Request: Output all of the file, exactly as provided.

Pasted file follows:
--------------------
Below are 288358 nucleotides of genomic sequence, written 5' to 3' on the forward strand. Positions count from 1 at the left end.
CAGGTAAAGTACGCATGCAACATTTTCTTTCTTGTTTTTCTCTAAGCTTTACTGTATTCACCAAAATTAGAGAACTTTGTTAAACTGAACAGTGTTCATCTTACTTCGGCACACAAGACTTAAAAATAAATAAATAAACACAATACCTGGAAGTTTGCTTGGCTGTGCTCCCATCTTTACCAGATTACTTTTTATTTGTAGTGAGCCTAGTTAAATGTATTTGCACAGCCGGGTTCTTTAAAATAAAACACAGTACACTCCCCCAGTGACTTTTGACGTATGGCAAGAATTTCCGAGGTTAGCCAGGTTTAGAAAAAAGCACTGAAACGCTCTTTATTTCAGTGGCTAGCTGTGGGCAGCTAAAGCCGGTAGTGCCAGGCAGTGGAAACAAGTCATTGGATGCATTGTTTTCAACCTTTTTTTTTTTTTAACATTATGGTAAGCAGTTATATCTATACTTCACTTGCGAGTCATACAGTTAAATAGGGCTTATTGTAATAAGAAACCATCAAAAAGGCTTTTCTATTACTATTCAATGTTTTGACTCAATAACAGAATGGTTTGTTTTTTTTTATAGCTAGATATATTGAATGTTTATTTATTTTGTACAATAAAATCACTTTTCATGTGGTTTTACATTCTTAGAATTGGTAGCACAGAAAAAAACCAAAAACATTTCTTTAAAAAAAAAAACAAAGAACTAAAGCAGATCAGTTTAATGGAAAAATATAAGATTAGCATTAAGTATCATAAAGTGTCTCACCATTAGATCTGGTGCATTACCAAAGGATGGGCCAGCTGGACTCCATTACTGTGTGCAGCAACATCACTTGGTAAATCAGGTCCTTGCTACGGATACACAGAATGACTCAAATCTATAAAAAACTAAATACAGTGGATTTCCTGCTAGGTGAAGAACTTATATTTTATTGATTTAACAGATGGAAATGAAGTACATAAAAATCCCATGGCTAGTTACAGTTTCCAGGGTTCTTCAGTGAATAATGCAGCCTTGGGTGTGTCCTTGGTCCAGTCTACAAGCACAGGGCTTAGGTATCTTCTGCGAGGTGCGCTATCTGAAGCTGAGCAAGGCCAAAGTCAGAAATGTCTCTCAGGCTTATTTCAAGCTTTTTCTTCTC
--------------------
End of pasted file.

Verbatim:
Below are 288358 nucleotides of genomic sequence, written 5' to 3' on the forward strand. Positions count from 1 at the left end.
CAGGTAAAGTACGCATGCAACATTTTCTTTCTTGTTTTTCTCTAAGCTTTACTGTATTCACCAAAATTAGAGAACTTTGTTAAACTGAACAGTGTTCATCTTACTTCGGCACACAAGACTTAAAAATAAATAAATAAACACAATACCTGGAAGTTTGCTTGGCTGTGCTCCCATCTTTACCAGATTACTTTTTATTTGTAGTGAGCCTAGTTAAATGTATTTGCACAGCCGGGTTCTTTAAAATAAAACACAGTACACTCCCCCAGTGACTTTTGACGTATGGCAAGAATTTCCGAGGTTAGCCAGGTTTAGAAAAAAGCACTGAAACGCTCTTTATTTCAGTGGCTAGCTGTGGGCAGCTAAAGCCGGTAGTGCCAGGCAGTGGAAACAAGTCATTGGATGCATTGTTTTCAACCTTTTTTTTTTTTTAACATTATGGTAAGCAGTTATATCTATACTTCACTTGCGAGTCATACAGTTAAATAGGGCTTATTGTAATAAGAAACCATCAAAAAGGCTTTTCTATTACTATTCAATGTTTTGACTCAATAACAGAATGGTTTGTTTTTTTTTATAGCTAGATATATTGAATGTTTATTTATTTTGTACAATAAAATCACTTTTCATGTGGTTTTACATTCTTAGAATTGGTAGCACAGAAAAAAACCAAAAACATTTCTTTAAAAAAAAAAACAAAGAACTAAAGCAGATCAGTTTAATGGAAAAATATAAGATTAGCATTAAGTATCATAAAGTGTCTCACCATTAGATCTGGTGCATTACCAAAGGATGGGCCAGCTGGACTCCATTACTGTGTGCAGCAACATCACTTGGTAAATCAGGTCCTTGCTACGGATACACAGAATGACTCAAATCTATAAAAAACTAAATACAGTGGATTTCCTGCTAGGTGAAGAACTTATATTTTATTGATTTAACAGATGGAAATGAAGTACATAAAAATCCCATGGCTAGTTACAGTTTCCAGGGTTCTTCAGTGAATAATGCAGCCTTGGGTGTGTCCTTGGTCCAGTCTACAAGCACAGGGCTTAGGTATCTTCTGCGAGGTGCGCTATCTGAAGCTGAGCAAGGCCAAAGTCAGAAATGTCTCTCAGGCTTATTTCAAGCTTTTTCTTCTC